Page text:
The Truth of the Self Through the Generations of Our Lineage

The Truth of the Self Through the Generations of Our Lineage October 2, 2018
Photo by John Hagen

 

 

 

 

 

 

WE finished a three-day weekend sesshin at the Nebraska Zen Center on Sunday. The theme for dharma talks was the Zen lineage, especially Daiō, the 13th Century monk who transmitted the Rinzai lineage to Japan. On Saturday, I presented an entanglement of great teachers in our Sōtō and Rinzai lines all commenting on the same phrase (see below), based on The Complete Poison Blossoms in a Thicket of Thorn #110 and Dogen’s Extensive Record #179. In order for the different translations to stay consistent, some modifications were necessary.

NATIONAL teacher DAIŌ ascended the high seat and said, There is a Zen saying, [in the Heroic March Sutra]: “When a single person returns to the source by awakening to the truth of the self, the great void in all ten directions disappears without a trace.”

Zen master Wu-tsu said, “When a single person returns to the source by awakening to the truth of the self, they bump into the great void in all ten directions.”

Tiantong Rujing was not like this. He said, “When a single person returns to the source by awakening to the truth of the self, a practitioner breaks their rice bowl.”

Daiō was not like that. What he said, “When a single person returns to the source by awakening to the truth of the self, the great void in all ten directions exists in the tip of a single strand of hair. Tell me, do these venerable old teachers say the same thing as I do, or not? I want one of you in the assembly to explain.”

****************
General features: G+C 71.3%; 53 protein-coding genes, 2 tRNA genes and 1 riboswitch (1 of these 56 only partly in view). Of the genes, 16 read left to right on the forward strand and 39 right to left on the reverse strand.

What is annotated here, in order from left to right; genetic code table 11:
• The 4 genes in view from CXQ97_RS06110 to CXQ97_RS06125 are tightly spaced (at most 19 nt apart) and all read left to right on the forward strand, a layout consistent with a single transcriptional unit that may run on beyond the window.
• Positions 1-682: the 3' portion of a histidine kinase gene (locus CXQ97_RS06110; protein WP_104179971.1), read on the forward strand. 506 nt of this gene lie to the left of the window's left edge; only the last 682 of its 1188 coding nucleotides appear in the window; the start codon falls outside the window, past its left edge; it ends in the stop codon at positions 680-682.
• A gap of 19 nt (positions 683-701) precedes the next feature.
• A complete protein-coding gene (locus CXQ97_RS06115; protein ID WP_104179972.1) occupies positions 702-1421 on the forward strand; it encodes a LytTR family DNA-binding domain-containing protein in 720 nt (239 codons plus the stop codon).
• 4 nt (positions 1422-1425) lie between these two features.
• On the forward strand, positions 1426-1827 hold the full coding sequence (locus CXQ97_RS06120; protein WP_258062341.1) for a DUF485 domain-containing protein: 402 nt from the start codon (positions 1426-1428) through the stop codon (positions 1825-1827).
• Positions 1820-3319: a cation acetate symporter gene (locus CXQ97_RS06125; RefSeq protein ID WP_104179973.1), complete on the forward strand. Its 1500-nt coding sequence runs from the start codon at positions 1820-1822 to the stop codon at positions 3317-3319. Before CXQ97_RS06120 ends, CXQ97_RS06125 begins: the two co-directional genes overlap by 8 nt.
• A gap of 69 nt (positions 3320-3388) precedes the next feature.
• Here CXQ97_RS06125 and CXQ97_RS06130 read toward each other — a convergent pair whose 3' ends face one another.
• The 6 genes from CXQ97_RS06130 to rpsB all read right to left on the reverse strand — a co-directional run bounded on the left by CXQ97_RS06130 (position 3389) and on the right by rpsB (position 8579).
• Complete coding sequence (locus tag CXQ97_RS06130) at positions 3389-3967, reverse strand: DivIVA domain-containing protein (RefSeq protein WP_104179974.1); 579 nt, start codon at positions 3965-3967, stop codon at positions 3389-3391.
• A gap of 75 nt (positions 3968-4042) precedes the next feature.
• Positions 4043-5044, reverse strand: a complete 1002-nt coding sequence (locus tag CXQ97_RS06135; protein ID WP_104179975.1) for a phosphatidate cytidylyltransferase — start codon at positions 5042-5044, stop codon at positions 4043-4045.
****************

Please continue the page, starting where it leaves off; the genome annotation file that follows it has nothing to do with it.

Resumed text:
Dōgen said: “I, Eihei, have a saying that is not like theirs. When a single person returns to the source by awakening to the truth of the self, the great void in the ten directions returns to the source by awakening to the truth of the great void.”

Later, Hakuin commented, “I would not say that. I would say: When a single person returns to the source by awakening to the truth of the self, the great void in all ten directions breaks into laughter. Can you tell me where the difference between these teachers lies? I want one of you in the assembly to explain.”

Even later, Tōrei commented: “I wouldn’t say it that way, either. I’d say: When a single person returns to the source by awakening to the truth of the self, the great void in all ten directions snorts like thunder through its nose. Tell me, are these venerable old teachers saying the same thing, or something different? I want one of you in the assembly to explain.”

You can hear some background, brief explanations of these comments, and my own low-brow offering here.


Dōshō Port began practicing Zen in 1977 and now co-teaches at the Nebraska Zen Center with his wife, Tetsugan Zummach Osho. Dōshō also teaches with the Vine of Obstacles: Online Support for Zen Training, an internet-based Zen community. Dōshō received dharma transmission from Dainin Katagiri Rōshi and inka shōmei from James Myōun Ford Rōshi in the Harada-Yasutani lineage. He is the author of Keep Me In Your Heart a While: The Haunting Zen of Dainin Katagiri.

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